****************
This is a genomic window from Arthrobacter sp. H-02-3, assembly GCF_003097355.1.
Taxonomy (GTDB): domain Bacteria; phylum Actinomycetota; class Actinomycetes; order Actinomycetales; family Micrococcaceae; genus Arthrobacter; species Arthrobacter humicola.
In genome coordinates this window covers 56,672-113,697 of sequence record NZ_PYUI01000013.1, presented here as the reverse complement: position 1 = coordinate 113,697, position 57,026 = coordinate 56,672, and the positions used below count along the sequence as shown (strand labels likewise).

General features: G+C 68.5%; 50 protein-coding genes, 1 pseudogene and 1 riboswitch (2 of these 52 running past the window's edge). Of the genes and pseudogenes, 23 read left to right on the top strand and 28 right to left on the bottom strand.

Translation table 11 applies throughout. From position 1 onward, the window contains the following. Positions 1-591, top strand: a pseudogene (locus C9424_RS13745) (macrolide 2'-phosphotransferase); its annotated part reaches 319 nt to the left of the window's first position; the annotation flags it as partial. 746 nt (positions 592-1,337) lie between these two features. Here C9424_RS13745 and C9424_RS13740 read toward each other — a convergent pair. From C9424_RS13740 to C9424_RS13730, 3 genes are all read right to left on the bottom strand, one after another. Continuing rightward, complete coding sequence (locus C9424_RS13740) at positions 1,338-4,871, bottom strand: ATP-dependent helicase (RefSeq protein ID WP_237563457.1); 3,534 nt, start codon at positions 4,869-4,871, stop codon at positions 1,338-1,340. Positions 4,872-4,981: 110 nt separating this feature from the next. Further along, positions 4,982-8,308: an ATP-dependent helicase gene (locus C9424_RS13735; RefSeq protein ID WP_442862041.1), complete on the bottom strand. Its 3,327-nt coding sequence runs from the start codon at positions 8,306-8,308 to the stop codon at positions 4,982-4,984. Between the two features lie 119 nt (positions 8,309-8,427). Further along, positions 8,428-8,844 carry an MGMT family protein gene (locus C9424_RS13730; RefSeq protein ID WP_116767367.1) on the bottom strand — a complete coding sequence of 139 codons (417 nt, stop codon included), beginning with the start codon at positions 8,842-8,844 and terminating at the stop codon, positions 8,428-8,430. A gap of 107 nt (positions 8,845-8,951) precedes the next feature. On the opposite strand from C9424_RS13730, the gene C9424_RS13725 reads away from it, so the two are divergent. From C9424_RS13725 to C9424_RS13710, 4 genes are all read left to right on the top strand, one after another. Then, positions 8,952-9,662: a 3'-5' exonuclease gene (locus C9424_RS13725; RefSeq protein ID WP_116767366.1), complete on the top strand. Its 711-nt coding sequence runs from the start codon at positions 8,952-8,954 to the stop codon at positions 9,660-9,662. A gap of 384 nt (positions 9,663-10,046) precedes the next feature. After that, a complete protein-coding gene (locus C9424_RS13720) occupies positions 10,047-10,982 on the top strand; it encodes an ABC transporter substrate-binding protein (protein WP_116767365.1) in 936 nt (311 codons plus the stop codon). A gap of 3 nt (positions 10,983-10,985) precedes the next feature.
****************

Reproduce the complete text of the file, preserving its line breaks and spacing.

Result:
This is a genomic window from Arthrobacter sp. H-02-3, assembly GCF_003097355.1.
Taxonomy (GTDB): domain Bacteria; phylum Actinomycetota; class Actinomycetes; order Actinomycetales; family Micrococcaceae; genus Arthrobacter; species Arthrobacter humicola.
In genome coordinates this window covers 56,672-113,697 of sequence record NZ_PYUI01000013.1, presented here as the reverse complement: position 1 = coordinate 113,697, position 57,026 = coordinate 56,672, and the positions used below count along the sequence as shown (strand labels likewise).

General features: G+C 68.5%; 50 protein-coding genes, 1 pseudogene and 1 riboswitch (2 of these 52 running past the window's edge). Of the genes and pseudogenes, 23 read left to right on the top strand and 28 right to left on the bottom strand.

Translation table 11 applies throughout. From position 1 onward, the window contains the following. Positions 1-591, top strand: a pseudogene (locus C9424_RS13745) (macrolide 2'-phosphotransferase); its annotated part reaches 319 nt to the left of the window's first position; the annotation flags it as partial. 746 nt (positions 592-1,337) lie between these two features. Here C9424_RS13745 and C9424_RS13740 read toward each other — a convergent pair. From C9424_RS13740 to C9424_RS13730, 3 genes are all read right to left on the bottom strand, one after another. Continuing rightward, complete coding sequence (locus C9424_RS13740) at positions 1,338-4,871, bottom strand: ATP-dependent helicase (RefSeq protein ID WP_237563457.1); 3,534 nt, start codon at positions 4,869-4,871, stop codon at positions 1,338-1,340. Positions 4,872-4,981: 110 nt separating this feature from the next. Further along, positions 4,982-8,308: an ATP-dependent helicase gene (locus C9424_RS13735; RefSeq protein ID WP_442862041.1), complete on the bottom strand. Its 3,327-nt coding sequence runs from the start codon at positions 8,306-8,308 to the stop codon at positions 4,982-4,984. Between the two features lie 119 nt (positions 8,309-8,427). Further along, positions 8,428-8,844 carry an MGMT family protein gene (locus C9424_RS13730; RefSeq protein ID WP_116767367.1) on the bottom strand — a complete coding sequence of 139 codons (417 nt, stop codon included), beginning with the start codon at positions 8,842-8,844 and terminating at the stop codon, positions 8,428-8,430. A gap of 107 nt (positions 8,845-8,951) precedes the next feature. On the opposite strand from C9424_RS13730, the gene C9424_RS13725 reads away from it, so the two are divergent. From C9424_RS13725 to C9424_RS13710, 4 genes are all read left to right on the top strand, one after another. Then, positions 8,952-9,662: a 3'-5' exonuclease gene (locus C9424_RS13725; RefSeq protein ID WP_116767366.1), complete on the top strand. Its 711-nt coding sequence runs from the start codon at positions 8,952-8,954 to the stop codon at positions 9,660-9,662. A gap of 384 nt (positions 9,663-10,046) precedes the next feature. After that, a complete protein-coding gene (locus C9424_RS13720) occupies positions 10,047-10,982 on the top strand; it encodes an ABC transporter substrate-binding protein (protein WP_116767365.1) in 936 nt (311 codons plus the stop codon). A gap of 3 nt (positions 10,983-10,985) precedes the next feature.